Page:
“Dear Molly, this is just to say that the website and the blogs are sheer delight. I so enjoy them - witty, sharp and touching so cleverly on all aspects of our lives today. Thank you, Elizabeth”
Elizabeth Buchan, international bestselling author of, among others: "Revenge of the Middle", "Aged Woman", "Everything She Thought She Wanted", and new release "Separate Beds". www.elizabethbuchan.com

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LET’S TAKE OUR MINDS OFF THINGS!

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The news is awful. The election sucks. But there is good news: It’s summer reading season!

I therefore would like to share another book list of novels that I have really loved, and that you might want to think about reading.

WALKING ON TRAMPOLINES by Frances Whiting. A story about friendship and betrayal that will knock your socks off.

ALICE IN BED by Judith Hooper. A brilliant debut novel about Alice James, Henry James’ sister, who was bedridden, and nobody knew exactly why.

SWEETBITTER by Stephanie Danler. This one was completely hopeless, quite depressing to me, but so well written that I was glued until the end.

THEY MAY NOT MEAN TO, BUT THEY DO by Cathleen Schine. Such wisdom. Family, aging, love when it happens to “old” people. It made me cheer.

MODERN LOVERS by Emma Straub. Rock and roll and the aftermath. Way after. Another story of family, love, and the lingering effects of youth. Great summer reading.

A WILD RIDE UP THE CUPBOARDS by Ann Bauer. What happens to a family with a child who suddenly turns inward? A study of a family in crisis. This reads like a memoir, but it is fiction. Riveting.

MIDDLE AGE: A ROMANCE by Joyce Carol Oates. Oates certainly writes about strange people and she examines one man from ALL angles.  So weird. But she does it so well.

And, of course, as I revise my new novel yet again, I go on a reading hiatus. In the meantime, I hope that any of you who have not read my debut novel, KEEP THE ENDS LOOSE, will do that. It’s a good one!

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What We Need

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Right now, when the world is twisting around in uncertainty, death, horror, and all things that terrify us, we need a picnic.

We need a picnic with the kinds of things that our mom made. Potato salad with just the right amount of mustard. Hot dogs grilled by dad, who always let them get that delicious dark brown crust on the outside. Soft buns. Baked beans that are really baked, not the kind from a can. Orange Kool-Aid and iced tea with mint. For dessert, we need huge slices of watermelon with tons of seeds that we spit at each other.

We need that picnic table on the concrete patio, the splintery table  that our mom put an oilcloth cover on. We absolutely need white paper napkins and those aluminum tumblers in a rainbow of colors–the ones that sweat all over the outside and cool off our hands. Paper plates. We need a torrid day that turns into the sort of gentle night in which we can sit out on the Adirondack chairs and pretend we can see the Big Dipper. Even though it just looks like a wash of ink up there, pricked with a thousand tiny lights.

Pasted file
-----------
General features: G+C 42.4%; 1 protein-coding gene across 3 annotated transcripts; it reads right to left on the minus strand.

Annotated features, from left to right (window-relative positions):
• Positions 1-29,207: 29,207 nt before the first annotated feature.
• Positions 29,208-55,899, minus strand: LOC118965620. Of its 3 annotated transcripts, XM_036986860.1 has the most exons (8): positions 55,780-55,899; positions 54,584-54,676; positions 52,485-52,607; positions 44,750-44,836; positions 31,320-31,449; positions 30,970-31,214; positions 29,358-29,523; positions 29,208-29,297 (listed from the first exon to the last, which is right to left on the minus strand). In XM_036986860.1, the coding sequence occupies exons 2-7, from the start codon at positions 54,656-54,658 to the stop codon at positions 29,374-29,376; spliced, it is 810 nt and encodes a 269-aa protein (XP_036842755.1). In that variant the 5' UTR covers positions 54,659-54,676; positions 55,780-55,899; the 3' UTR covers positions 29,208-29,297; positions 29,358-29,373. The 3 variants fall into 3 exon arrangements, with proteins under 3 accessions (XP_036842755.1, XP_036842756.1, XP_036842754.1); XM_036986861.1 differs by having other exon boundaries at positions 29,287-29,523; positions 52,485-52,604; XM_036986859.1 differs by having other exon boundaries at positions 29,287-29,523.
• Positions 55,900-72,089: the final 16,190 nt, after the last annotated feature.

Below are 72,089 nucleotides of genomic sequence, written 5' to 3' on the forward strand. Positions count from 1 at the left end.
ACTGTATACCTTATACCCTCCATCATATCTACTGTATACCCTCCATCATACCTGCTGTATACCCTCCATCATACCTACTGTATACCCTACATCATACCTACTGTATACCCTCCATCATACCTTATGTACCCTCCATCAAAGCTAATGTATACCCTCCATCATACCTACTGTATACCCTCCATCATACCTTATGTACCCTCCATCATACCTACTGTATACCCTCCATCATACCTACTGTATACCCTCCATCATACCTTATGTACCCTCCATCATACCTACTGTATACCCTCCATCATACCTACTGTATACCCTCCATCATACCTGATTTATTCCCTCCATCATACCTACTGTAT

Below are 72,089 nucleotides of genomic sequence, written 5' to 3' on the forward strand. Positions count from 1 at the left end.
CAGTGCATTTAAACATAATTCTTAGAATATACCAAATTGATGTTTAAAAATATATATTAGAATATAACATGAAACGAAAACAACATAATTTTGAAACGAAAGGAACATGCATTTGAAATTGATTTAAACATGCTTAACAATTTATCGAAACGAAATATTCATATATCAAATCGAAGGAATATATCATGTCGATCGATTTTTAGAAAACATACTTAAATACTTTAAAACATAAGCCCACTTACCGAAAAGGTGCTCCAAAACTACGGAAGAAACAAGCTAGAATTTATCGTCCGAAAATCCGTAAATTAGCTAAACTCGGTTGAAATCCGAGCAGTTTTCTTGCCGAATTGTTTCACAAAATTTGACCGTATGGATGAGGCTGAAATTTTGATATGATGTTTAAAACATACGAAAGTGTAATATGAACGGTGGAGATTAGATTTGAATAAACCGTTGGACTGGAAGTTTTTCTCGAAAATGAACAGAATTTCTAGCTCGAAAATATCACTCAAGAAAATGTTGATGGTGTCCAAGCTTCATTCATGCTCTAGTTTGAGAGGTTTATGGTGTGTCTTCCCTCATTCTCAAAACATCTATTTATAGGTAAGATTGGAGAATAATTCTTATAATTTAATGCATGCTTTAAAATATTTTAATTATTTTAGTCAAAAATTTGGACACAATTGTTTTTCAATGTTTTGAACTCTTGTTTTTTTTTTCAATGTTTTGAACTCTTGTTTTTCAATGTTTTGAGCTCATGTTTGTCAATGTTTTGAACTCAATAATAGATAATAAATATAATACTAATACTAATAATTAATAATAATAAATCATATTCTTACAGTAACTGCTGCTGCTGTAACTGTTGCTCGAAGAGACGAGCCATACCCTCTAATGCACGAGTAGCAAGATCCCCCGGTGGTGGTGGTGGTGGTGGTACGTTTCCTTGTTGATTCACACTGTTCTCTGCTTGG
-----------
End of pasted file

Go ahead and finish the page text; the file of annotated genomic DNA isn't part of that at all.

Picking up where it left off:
We need our dad to sit there pontificating about the complete ridiculousness of rock and roll, when “Everyone knows that the only true musicians write symphonies.” We need our mom to tell us that actually, there is cherry pie with ice cream if anybody has room.

We need safety. The safety of a world before now, when the only scary things were holding a sparkler for too long and burning fingers, or falling off the bike when we were enjoying coasting along, hair blowing in the breeze,  but then we accidentally leaned back and set off the brakes suddenly. Rusty nails. Stray dogs. Cavities.

Let’s try to go back there.

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EASY TO LIVE WITH

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I am a big fan of “This American Life” with Ira Glass. The last episode I listened to presented a startling statistic, which I am sure that I am misquoting: about ninety percent of people, when you ask them if they think they are easy to live with, will answer with a resounding YES.

Naturally, the people are wrong, because according to the expert that Ira was chatting with (all I can remember about him was that he had a British accent) was that there may be only two or three people ON EARTH who are easy to live with. Ha! Of course, I am one of them. No, really.

I mentioned this to my husband–the statistic, not the fact that I am in the distinct minority on the planet. He didn’t even raise his eyebrows. It was as if I had just told him that the man on the podcast declared that sugar is sweet. So I pursued this. Not the best idea.

ME: You aren’t surprised?